A major problem is the crazy pricing system – yes, as pensioners, we are spared the multitude of problems endured by commuters, so our rail travel can be enjoyable BUT the cost of unexpected journeys (eg. to visit sick family members) is horrendous, so whatever system would allow a more equitable system of pricing journeys would have my support.

Toni says:
1 November 2017

Arriva trains Wales are late or cancelled more often than on time. Also all of their trains are very old and in terrible condition. There have been numerous occasions when the train has actually arrived on time but then broken down before leaving the platform or enroute. Nothing will change as long as franchises are handed to foreign companies, who can make a profit from passengers who have no choice but to use the trains running on those routes. The answer is renationalise them asap.

Jo Sparkes says:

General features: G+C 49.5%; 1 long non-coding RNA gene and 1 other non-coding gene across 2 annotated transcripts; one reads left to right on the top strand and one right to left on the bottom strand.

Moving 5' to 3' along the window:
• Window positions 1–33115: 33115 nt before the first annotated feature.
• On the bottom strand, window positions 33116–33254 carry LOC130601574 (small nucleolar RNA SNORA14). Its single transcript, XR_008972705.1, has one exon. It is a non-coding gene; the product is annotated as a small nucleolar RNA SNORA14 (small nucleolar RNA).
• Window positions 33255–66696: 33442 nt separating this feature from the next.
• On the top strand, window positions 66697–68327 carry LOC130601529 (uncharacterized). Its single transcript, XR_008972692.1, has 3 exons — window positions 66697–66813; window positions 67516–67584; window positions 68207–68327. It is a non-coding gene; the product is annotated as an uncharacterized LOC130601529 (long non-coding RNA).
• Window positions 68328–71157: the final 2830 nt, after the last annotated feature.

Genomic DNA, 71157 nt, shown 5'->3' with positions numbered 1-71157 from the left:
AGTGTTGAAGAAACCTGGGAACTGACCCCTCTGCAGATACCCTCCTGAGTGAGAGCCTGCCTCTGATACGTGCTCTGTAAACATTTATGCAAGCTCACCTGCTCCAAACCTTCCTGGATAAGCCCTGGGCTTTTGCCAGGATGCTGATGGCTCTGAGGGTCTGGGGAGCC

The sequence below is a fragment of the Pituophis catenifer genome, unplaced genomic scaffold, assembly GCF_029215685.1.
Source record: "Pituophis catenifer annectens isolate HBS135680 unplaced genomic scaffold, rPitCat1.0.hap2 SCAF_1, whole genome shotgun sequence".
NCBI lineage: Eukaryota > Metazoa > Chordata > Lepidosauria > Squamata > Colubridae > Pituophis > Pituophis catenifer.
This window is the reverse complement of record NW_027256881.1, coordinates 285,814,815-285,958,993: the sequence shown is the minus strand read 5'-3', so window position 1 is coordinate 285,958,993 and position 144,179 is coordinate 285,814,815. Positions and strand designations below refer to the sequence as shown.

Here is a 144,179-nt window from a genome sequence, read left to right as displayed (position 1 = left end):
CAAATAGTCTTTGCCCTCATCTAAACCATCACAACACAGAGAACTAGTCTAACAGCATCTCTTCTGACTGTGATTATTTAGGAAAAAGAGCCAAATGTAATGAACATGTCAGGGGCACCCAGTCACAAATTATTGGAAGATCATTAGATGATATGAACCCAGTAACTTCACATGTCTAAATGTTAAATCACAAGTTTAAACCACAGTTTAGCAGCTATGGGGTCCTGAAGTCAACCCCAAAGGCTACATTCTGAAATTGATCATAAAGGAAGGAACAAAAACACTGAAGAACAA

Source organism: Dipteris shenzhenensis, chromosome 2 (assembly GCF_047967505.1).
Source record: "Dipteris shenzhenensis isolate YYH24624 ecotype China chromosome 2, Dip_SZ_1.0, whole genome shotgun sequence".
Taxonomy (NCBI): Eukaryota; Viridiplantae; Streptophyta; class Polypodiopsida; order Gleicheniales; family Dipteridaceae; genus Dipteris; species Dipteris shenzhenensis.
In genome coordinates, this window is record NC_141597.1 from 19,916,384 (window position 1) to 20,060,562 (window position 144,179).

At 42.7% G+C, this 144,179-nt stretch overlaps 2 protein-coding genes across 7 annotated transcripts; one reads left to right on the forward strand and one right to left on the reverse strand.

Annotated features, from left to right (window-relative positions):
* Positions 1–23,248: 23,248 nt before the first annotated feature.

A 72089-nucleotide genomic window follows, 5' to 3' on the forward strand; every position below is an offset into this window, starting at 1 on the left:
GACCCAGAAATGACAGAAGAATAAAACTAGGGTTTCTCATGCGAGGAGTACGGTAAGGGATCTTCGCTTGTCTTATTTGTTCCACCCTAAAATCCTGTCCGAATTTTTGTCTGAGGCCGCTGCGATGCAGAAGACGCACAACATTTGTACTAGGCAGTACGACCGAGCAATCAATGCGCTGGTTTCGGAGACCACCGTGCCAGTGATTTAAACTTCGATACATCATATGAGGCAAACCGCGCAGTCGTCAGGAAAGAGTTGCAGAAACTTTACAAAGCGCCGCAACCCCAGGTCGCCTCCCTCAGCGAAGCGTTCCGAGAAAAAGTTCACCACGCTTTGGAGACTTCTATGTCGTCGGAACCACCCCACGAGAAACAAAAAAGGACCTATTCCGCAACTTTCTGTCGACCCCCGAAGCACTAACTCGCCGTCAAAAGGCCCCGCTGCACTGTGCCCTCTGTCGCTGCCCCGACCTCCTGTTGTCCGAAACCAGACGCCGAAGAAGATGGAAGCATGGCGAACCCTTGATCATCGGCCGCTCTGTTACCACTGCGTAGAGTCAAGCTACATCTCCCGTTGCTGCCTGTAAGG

1 November 2017

I used to travel on the trains when they had separate compartments and corridors andl travelled to school on them
It was a time l loved and wish trains were like this now !!!

A.R. Osman says:
1 November 2017

It’s not the customers representation which will make any difference as far as the southern rail is concerned. The sufferings by the fair paying commuters at the hands of this franchise is now known even outside Britain(SHAME) and the dispute between arms twisting unions and the company is now nearly 2 year old. So how is it going to be solved?

John says:
1 November 2017

When there is a profit to be made and no competition the profits will come first and customers second .There should be a cap on profits and stiffer penalties for bad service with a performance and customer care biased regulator who would be prepared to take the action needed to make improvements

I remember British Rail from when I was a child (almost all of my dad’s family were BR employees.) It was shambolic and badly organised, but compared to what I see today it was amazing. I had to use both Southern and Southwestern Trains in the past few months – my deepest sympathy to those who have to use them regularly or long-term.